Religion, War, and the Meaning of America
June 28 - July 16, 2010
Dr. Harry Stout
This seminar focuses on the interaction of inherited Old World ideas and cultures (primarily religious) in a New World (to the Europeans) environment, with particular attention to the subject of war. In the new American setting, ideas would shape environments and environments would shape ideas in a complex waltz of alternating leads and followings so that what evolved over a three century period would be an experiment in nation-building whose legacy can only be described as unique and, for better and worse, world transforming. Seminar participants will study primary and secondary source materials that discuss the religious meaning of America and, in particular, the religious meanings of Americans at war.
Dr. Harry Stout is Jonathan Edwards Professor of American Religious History at Yale University. He has received numerous grants and fellowships, including Mellon, NEH, and Guggenheim fellowships. He is General Editor of The Works of Jonathan Edwards and General Editor of the Religion in America series at Oxford University Press. He also serves as editor to Cobblestone Magazine, Studies in Puritan American Spirituality, and American National Biography. In addition to numerous articles, he has authored or co-authored several books, including The New England Soul: Preaching and Religious Culture in Colonial New England (Pulitizer Prize finalist); An Enemy Among Them; The Divine Dramatist: George Whitefield and the Rise of Modern Evangelicalism (Pulitzer Prize nominee); A New England Congregation: First Church, New Haven, 1638-1988; and Upon the Altar of the Nation: A Moral History of the American Civil War (2006) . He has edited or co-edited Jonathan Edwards and the American Experience; Jonathan Edwards; Dictionary of Christianity in America; and Benjamin Franklin, Jonathan Edwards, and the American Experience.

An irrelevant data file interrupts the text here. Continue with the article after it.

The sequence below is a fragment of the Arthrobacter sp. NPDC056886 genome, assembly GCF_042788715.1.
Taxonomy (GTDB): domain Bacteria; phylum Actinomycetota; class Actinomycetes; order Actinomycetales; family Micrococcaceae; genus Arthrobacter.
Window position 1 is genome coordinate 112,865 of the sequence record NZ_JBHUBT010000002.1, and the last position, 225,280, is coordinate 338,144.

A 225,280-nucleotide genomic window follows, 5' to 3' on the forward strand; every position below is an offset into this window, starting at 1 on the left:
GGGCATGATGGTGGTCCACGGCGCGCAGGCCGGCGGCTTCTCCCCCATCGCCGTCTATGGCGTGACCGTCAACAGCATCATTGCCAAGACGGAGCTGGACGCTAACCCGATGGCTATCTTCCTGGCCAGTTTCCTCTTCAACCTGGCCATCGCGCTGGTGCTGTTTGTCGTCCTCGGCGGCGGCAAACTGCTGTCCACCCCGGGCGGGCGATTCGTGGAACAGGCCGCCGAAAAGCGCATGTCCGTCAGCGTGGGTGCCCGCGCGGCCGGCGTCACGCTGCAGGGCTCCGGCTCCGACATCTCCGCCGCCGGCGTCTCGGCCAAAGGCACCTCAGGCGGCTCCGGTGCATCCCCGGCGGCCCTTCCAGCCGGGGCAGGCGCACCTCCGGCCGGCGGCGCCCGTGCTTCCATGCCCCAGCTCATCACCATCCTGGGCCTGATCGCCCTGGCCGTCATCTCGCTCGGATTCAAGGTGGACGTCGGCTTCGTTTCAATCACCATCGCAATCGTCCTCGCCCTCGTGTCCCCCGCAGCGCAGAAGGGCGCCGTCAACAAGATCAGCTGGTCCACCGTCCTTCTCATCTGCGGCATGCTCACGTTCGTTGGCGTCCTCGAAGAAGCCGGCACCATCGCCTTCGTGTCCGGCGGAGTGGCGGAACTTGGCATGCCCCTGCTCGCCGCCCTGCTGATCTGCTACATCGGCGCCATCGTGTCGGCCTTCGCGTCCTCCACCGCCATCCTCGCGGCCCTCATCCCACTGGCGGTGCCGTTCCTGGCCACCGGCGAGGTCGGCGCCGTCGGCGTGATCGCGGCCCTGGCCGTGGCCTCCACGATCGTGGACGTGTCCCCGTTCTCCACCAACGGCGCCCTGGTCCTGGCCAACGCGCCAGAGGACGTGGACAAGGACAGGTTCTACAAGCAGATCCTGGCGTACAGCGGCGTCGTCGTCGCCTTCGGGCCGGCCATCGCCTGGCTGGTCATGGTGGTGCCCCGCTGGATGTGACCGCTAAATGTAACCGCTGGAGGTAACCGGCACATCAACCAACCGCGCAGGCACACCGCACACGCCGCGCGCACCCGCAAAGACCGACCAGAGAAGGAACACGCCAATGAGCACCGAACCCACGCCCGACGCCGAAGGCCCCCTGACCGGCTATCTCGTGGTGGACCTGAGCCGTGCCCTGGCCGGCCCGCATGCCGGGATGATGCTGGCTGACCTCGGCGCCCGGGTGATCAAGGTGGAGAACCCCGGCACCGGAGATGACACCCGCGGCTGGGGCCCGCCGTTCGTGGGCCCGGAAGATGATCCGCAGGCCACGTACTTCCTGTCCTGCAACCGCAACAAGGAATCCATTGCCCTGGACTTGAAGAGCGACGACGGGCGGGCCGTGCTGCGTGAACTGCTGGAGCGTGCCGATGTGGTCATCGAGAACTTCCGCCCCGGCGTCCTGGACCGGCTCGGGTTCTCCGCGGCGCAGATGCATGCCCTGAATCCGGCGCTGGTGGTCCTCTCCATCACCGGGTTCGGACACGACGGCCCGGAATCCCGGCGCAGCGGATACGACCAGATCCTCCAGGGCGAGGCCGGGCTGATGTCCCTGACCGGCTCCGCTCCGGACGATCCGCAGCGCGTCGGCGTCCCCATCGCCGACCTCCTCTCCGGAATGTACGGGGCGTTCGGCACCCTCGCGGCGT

Dr. James Bratt has taught history at Calvin College since 1987; prior to that, he was a member of the Religious Studies Dept at the University of Pittsburgh for nine years. He received his PhD in American History from Yale University in 1978 and has published on a variety of topics in cultural and religious history. From teaching early American history and doing intensive research in the antebellum period, he has come to consider that Americans' concepts and expectations of war were forged at a very early time and persist to this day.
Dr. Jonathan Ebel is an assistant professor in the Department of Religion at the University of Illinois. He earned his Ph.D. in 2004 from the Divinity School of the University of Chicago. Jonathan spent ten years (active and reserve) as an intelligence officer in the U.S. Navy. He is the author of /Faith in the Fight: Religion and the American Soldier in the Great War/ and is currently working on a book on the place of the soldier in American civil religion.Seminars @ Calvin
1855 Knollcrest Circle SE
Grand Rapids MI 49546-4402